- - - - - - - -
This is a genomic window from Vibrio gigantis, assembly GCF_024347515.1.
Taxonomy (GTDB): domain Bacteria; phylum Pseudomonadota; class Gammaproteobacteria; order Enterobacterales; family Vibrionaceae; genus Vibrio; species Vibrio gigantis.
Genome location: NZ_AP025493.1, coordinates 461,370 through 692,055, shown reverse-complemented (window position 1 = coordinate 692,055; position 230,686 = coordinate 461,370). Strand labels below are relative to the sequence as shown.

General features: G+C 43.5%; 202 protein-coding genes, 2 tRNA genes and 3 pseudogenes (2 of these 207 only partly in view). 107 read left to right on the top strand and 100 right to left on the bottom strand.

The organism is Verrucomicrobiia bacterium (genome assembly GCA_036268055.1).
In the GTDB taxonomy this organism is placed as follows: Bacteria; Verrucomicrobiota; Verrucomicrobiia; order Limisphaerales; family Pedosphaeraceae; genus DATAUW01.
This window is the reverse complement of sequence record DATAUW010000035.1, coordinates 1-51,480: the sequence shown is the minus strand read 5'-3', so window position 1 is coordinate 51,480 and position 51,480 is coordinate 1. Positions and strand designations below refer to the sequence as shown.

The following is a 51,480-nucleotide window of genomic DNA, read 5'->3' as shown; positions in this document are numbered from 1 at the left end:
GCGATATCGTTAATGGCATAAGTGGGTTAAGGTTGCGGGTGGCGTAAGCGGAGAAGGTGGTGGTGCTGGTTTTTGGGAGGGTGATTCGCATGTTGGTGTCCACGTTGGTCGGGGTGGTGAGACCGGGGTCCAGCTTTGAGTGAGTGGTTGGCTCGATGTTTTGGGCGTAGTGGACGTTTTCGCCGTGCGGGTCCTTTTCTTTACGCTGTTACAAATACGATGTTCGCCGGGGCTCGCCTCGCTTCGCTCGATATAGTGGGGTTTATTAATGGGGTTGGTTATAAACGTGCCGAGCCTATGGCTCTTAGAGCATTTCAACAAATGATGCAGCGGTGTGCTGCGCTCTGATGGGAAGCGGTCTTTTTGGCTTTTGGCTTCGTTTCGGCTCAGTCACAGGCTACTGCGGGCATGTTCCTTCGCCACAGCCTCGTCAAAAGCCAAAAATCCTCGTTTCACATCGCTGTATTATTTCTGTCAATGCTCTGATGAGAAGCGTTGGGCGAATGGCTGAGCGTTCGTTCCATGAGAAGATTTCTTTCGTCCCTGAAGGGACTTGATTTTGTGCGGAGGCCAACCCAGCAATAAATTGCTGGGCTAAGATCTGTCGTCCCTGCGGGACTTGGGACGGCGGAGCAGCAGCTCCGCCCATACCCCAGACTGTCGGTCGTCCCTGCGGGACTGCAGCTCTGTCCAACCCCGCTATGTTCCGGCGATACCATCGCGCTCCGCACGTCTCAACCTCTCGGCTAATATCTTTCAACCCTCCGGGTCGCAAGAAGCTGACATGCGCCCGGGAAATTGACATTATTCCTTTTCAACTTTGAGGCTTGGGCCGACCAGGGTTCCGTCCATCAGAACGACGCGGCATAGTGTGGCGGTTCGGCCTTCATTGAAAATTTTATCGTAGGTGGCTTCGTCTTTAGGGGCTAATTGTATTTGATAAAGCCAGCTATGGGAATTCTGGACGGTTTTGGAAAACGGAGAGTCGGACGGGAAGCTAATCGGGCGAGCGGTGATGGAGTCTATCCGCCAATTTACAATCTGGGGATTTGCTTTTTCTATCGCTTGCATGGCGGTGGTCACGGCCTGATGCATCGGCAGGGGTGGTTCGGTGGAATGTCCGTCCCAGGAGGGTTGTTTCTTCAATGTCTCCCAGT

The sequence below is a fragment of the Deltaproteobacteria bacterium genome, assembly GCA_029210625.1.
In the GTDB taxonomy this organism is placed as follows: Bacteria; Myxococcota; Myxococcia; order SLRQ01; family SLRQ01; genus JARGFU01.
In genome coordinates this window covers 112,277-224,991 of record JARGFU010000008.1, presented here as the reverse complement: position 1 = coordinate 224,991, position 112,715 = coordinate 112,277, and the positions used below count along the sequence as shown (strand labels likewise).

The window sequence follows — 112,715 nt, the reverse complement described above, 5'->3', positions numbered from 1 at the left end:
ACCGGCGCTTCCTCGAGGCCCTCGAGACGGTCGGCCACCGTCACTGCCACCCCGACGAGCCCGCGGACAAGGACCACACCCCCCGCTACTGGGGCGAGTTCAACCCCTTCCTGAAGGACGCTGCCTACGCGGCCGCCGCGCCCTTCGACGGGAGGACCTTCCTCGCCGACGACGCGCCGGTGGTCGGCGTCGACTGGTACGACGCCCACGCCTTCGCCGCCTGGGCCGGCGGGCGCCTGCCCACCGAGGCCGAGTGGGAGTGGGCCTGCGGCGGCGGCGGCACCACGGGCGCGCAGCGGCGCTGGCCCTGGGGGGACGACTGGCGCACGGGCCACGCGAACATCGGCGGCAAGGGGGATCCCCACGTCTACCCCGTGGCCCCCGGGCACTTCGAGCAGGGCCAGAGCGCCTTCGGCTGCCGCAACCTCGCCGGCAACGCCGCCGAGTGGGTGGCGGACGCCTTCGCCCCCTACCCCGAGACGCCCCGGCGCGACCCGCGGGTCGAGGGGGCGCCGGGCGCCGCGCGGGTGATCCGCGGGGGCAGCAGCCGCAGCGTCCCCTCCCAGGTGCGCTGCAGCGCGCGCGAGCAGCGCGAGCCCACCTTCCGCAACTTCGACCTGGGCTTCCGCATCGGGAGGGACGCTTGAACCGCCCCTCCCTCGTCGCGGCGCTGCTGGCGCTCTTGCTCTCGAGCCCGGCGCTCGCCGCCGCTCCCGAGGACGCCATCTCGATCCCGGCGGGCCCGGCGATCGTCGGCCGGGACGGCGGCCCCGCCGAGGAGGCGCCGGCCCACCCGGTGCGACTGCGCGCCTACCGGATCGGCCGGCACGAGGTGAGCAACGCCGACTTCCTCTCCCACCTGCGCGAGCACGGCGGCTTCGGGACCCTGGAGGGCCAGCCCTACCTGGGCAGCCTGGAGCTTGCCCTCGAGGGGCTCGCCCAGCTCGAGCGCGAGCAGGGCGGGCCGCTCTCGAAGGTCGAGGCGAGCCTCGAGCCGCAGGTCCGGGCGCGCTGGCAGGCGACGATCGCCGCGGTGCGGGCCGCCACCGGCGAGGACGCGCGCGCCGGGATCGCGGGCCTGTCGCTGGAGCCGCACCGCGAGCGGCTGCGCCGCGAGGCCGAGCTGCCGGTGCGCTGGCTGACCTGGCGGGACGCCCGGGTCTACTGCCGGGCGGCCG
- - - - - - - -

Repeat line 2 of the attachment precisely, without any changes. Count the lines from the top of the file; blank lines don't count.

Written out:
Taxonomy (GTDB): domain Bacteria; phylum Pseudomonadota; class Gammaproteobacteria; order Enterobacterales; family Vibrionaceae; genus Vibrio; species Vibrio gigantis.